Last updated on April 1, 2024

Riku of Two Reflections - Illustration by Izzy

Riku of Two Reflections | art by Izzy

Are you ready for some spellslinging? Riku of Two Reflections definitely is! Originally printed in Commander 2011, Riku of Two Reflections was reprinted nine years later in Double Masters.

To make a spellslinger deck work, you need more instant and sorcery cards than anything else in the build. Today, we have for you a deck with over 40 instant and/or sorcery cards. Let’s go on an “adventure” to discover how this is possible. Did you figure out the hint yet?

The Deck

Adrix and Nev, Twincasters - Illustration by Andrew Mar

Adrix and Nev, Twincasters | Illustration by Andrew Mar

The build uses adventure cards to maximize your access to instant and sorcery spells without compromising on creatures. With 26 instant and sorcery cards and another 17 instant/sorcery spells contained in adventure cards, you have 43 opportunities for spellslinger greatness by copying these spells with Riku’s first activated ability. 

There are also some double-faced Zendikar Rising cards where you can cast an instant or sorcery spell on one side or play the land card on the back instead. You can treat these cards as either extra ways to spell sling or as consistent ways to hit land drops. 

The Commander: Riku of Two Reflections

Riku of Two Reflections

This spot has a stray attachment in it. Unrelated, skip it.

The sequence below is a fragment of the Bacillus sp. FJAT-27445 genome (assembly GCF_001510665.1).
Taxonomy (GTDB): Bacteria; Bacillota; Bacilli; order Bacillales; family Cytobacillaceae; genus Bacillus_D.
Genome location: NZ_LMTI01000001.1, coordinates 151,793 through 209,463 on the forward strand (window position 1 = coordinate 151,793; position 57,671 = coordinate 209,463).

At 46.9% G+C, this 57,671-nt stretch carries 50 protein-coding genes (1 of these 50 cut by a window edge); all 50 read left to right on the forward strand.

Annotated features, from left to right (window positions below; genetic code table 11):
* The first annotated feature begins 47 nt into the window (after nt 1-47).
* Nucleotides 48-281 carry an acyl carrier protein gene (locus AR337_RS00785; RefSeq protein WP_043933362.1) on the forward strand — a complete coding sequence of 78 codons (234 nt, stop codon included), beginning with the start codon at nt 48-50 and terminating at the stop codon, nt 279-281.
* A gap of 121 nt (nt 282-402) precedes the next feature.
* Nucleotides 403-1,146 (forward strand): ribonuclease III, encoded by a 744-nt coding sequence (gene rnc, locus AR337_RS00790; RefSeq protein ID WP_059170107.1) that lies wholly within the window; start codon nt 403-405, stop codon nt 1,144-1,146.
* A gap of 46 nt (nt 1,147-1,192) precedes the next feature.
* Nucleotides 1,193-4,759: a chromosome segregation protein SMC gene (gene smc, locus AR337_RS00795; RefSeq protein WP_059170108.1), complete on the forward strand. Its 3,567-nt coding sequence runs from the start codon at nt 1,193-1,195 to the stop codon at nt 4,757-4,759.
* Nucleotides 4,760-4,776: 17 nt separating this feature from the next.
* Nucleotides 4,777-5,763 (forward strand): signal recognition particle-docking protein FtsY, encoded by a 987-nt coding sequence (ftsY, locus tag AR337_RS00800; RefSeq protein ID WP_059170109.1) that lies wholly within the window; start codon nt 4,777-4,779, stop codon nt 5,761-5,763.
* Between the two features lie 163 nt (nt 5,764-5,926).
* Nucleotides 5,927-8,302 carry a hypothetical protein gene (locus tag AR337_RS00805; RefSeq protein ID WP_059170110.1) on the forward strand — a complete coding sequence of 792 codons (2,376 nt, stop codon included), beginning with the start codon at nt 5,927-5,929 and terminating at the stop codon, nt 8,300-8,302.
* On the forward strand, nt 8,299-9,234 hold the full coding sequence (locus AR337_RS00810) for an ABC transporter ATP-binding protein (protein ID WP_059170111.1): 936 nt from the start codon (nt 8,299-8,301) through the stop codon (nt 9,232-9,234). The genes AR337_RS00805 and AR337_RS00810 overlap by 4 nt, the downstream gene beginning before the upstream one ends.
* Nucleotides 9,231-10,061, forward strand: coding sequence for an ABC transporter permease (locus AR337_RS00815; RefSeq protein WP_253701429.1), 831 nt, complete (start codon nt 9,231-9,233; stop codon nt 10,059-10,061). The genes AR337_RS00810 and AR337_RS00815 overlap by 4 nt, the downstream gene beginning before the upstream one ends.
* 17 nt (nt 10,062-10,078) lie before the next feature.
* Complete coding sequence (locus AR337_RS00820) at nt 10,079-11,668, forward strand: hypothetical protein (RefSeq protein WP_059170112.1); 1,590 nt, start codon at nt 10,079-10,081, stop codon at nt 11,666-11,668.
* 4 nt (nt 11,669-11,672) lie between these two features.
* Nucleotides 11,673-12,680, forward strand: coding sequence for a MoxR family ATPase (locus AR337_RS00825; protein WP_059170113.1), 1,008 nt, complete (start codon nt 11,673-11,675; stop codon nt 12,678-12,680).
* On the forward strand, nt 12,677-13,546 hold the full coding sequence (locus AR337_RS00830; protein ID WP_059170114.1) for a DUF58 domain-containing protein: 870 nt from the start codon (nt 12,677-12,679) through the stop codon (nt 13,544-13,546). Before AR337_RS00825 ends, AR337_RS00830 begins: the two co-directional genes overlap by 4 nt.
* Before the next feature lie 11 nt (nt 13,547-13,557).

Riku of Two Reflections is a spellslinger commander specialist mainly because of its first ability of copying instant and sorcery spells. The commander aims to cast low-cost instant and sorcery spells, leaving enough mana open for the copy ability.  

Say that you want to cast Cultivate, which is only 3 mana including a green. As long as you leave up blue and red mana before casting this spell, you can get four basic lands with one card, two of which enter the battlefield tapped. Now that’s some substantial ramping!

The commander’s secondary ability of copying nontoken creatures is an added plus and has plenty of targets thanks to your adventure creatures. Of course, it’s beneficial to include a creature base of mostly non-legendary creatures so that you can keep the token copies.

Adventure Spells

Adventure spells are an essential component of this EDH deck. You can cast and copy the instant or sorcery that is on the adventure side before casting the permanent, which is usually a creature or enchantment that can also be copied with the commander’s second ability. Plus, the one most important adventure card, Beluna Grandsquall, has the ability to reduce the permanent part of any adventure spell by .

Beluna Grandsquall

The Seek Thrills portion of Beluna Grandsquall lets you collect all the cards with adventure spells on them from among your top seven cards. There are 16 other adventure cards in the deck, which means a high chance of being able to put at least 1-2 in your hand when you cast Seek Thrills.

Double the Fun With Double-Faced Cards

There are many Zendikar Rising modal double-faced cards that not only increase how many instant and sorcery spells are in the build but enhance your land base for when you need to hit land drops instead. When we say double the fun, we mean that you can go one of two ways with the multiple options that double-faced cards grant.